62

The Grand Board of Appeal also relied on Spanish judicial decisions and a decision of the Spanish Patents and Trade Marks Office, all of which were prior to the date of filing of the contested mark, in order to ‘confirm’ that the mark was misleading.

63

It should be noted that Articles 52 to 54 of Regulation No 207/2009 (Articles 53 and 54 are now Articles 60 and 61 of Regulation 2017/1001) govern the grounds for invalidity of an EU trade mark, whereas a separate provision, Article 51 of that regulation, concerns grounds for revocation.

64

Furthermore, it should be noted that the misleading nature of a mark constitutes an absolute ground for invalidity of that mark under the provisions of Article 52(1)(a) of Regulation No 207/2009, in conjunction with Article 7(1)(g) thereof, and, in addition, a ground for revocation under Article 51(1)(c) of that regulation.

65

Article 51(1)(c) of Regulation No 207/2009 provides expressly that the misleading nature of a registered trade mark, which justifies a declaration that the rights of its proprietor are revoked, arises from the use made of that mark, whereas the provisions of Article 52(1)(a) of that regulation, in conjunction with Article 7(1)(g) thereof, which render invalid a mark that has been registered in spite of its deceptive nature, do not contain any reference to such use.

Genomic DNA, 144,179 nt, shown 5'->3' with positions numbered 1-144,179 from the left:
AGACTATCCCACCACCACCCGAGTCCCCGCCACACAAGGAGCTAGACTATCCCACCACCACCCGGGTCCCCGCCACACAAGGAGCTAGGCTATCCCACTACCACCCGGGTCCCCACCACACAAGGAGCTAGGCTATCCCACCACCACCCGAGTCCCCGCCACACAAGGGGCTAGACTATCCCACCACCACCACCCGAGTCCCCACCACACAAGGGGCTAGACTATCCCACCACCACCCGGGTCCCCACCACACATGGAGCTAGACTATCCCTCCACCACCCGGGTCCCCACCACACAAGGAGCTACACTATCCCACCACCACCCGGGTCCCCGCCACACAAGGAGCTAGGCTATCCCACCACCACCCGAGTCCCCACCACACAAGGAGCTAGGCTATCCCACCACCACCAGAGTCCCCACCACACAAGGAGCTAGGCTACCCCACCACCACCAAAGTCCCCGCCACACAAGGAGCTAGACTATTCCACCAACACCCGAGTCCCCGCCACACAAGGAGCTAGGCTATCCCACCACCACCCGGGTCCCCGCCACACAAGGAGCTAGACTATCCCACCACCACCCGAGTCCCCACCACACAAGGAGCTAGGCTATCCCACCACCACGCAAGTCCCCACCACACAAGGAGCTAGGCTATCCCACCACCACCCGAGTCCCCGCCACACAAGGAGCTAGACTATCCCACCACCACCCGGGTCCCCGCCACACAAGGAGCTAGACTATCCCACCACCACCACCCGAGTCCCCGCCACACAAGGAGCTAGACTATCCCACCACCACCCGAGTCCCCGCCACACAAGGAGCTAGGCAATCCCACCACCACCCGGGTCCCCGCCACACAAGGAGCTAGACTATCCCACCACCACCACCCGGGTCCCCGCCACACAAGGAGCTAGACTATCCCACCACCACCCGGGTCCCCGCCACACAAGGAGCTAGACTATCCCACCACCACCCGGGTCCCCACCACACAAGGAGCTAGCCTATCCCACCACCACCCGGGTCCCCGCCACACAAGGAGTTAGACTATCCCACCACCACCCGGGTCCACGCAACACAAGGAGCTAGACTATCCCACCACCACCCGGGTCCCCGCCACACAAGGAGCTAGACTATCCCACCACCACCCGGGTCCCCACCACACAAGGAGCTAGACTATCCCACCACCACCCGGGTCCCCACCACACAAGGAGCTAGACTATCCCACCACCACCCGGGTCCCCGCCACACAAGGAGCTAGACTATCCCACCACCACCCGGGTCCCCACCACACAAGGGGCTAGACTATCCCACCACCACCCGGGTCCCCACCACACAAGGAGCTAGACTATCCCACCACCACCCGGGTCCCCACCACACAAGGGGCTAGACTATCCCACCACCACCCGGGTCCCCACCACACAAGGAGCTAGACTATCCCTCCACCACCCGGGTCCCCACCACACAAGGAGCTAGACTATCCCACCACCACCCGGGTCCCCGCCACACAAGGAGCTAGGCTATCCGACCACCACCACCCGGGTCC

66

It follows from the foregoing that, in principle, the examination of an application for revocation within the meaning of Article 51(1)(c) of Regulation No 207/2009 requires that account be taken of the actual use of the mark and thus of evidence subsequent to its filing, whereas that is not the case for the purpose of examining an application for a declaration of invalidity brought under the provisions of Article 52(1)(a) of Regulation No 207/2009, in conjunction with Article 7(1)(g) thereof. The examination of such an application for a declaration of invalidity requires that it be established that the sign filed for the purposes of registration as a mark was per se of such a nature as to deceive the consumer at the time of filing of the application for registration, since the subsequent management of that sign is irrelevant (see, to that effect, judgment of 8 June 2017, W.F. Gözze Frottierweberei and Gözze, C‑689/15, EU:C:2017:434, paragraphs 55 and 56).

67